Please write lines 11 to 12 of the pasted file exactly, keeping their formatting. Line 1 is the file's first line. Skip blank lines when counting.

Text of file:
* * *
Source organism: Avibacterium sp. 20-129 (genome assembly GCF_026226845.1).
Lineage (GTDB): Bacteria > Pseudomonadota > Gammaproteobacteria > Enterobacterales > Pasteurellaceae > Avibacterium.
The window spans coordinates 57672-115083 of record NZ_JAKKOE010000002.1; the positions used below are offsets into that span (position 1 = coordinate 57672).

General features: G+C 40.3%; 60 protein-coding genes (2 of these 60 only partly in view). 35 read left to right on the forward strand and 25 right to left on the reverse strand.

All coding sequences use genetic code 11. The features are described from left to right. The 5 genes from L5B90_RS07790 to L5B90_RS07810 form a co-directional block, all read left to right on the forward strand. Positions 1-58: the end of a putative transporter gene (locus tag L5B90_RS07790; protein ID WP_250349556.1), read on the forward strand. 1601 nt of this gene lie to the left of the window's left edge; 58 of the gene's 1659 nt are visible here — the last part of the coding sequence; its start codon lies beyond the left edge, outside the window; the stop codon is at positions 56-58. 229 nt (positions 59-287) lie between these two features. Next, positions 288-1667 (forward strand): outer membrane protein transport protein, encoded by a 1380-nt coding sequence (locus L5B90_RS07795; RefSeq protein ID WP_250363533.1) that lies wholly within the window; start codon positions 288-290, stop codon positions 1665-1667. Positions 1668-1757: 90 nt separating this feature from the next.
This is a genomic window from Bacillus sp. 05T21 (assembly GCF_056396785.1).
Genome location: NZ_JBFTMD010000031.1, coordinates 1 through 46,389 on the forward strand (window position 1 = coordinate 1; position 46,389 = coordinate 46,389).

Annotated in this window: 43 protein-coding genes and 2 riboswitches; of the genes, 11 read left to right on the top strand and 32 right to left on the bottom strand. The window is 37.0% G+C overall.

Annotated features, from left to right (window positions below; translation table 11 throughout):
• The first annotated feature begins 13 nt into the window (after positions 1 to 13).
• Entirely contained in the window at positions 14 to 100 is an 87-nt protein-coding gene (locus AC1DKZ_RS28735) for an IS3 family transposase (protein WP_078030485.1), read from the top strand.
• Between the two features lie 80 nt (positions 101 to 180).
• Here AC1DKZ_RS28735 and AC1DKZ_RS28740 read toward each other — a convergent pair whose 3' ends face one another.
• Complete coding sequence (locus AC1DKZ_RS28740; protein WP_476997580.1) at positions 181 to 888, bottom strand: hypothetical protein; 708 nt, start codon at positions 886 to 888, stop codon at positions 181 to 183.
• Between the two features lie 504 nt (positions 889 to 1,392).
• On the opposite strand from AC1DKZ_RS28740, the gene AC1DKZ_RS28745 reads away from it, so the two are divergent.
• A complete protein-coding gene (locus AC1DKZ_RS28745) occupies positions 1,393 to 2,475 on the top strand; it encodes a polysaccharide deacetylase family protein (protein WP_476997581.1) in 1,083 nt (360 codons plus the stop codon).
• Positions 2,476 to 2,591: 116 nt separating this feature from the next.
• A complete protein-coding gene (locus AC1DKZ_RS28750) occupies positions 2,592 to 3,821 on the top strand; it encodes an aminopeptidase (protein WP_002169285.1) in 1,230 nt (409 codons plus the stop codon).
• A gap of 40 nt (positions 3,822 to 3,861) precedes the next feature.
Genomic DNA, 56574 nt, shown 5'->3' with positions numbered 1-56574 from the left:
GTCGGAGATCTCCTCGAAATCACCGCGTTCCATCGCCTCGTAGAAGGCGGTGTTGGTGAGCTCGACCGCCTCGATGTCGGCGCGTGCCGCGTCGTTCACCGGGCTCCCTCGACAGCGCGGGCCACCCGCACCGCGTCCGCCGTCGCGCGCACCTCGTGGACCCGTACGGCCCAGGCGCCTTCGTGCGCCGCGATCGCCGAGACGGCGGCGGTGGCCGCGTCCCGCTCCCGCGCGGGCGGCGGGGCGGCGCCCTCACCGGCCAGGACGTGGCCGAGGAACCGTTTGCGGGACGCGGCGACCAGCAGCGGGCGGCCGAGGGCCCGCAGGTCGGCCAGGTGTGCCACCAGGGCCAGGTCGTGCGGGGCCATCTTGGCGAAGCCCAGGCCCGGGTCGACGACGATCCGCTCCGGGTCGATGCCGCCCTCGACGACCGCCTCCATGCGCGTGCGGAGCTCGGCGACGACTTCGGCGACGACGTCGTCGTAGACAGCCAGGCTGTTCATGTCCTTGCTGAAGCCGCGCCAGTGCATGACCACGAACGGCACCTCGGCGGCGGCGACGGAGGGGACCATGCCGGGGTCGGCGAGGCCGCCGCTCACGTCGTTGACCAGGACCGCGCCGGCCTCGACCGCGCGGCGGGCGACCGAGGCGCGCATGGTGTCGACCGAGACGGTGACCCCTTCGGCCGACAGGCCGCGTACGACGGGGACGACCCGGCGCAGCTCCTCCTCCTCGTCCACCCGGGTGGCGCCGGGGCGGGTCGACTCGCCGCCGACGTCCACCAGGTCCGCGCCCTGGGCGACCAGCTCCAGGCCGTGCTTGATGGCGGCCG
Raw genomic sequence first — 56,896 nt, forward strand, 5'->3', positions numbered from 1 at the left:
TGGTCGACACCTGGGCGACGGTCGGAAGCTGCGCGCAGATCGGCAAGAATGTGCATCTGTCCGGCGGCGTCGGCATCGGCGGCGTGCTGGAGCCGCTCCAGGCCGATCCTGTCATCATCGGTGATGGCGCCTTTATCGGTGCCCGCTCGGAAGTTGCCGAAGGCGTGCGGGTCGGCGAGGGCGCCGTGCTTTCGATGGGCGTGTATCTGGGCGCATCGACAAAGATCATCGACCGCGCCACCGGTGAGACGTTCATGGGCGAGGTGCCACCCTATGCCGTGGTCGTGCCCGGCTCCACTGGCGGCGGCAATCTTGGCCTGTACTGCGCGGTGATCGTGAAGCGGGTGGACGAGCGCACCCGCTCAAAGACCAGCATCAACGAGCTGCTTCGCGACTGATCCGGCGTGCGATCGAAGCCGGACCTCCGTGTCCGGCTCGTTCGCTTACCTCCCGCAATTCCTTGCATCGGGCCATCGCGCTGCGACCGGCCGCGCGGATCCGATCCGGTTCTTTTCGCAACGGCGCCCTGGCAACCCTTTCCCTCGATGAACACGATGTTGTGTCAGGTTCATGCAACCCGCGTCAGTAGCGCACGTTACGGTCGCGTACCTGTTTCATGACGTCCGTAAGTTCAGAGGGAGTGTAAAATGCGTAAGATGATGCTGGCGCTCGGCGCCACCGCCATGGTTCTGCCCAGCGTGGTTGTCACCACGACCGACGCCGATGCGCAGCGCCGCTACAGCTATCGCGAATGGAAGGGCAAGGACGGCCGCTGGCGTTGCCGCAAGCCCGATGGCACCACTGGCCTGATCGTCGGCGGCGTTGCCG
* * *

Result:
• Entirely contained in the window at positions 14 to 100 is an 87-nt protein-coding gene (locus AC1DKZ_RS28735) for an IS3 family transposase (protein WP_078030485.1), read from the top strand.
• Between the two features lie 80 nt (positions 101 to 180).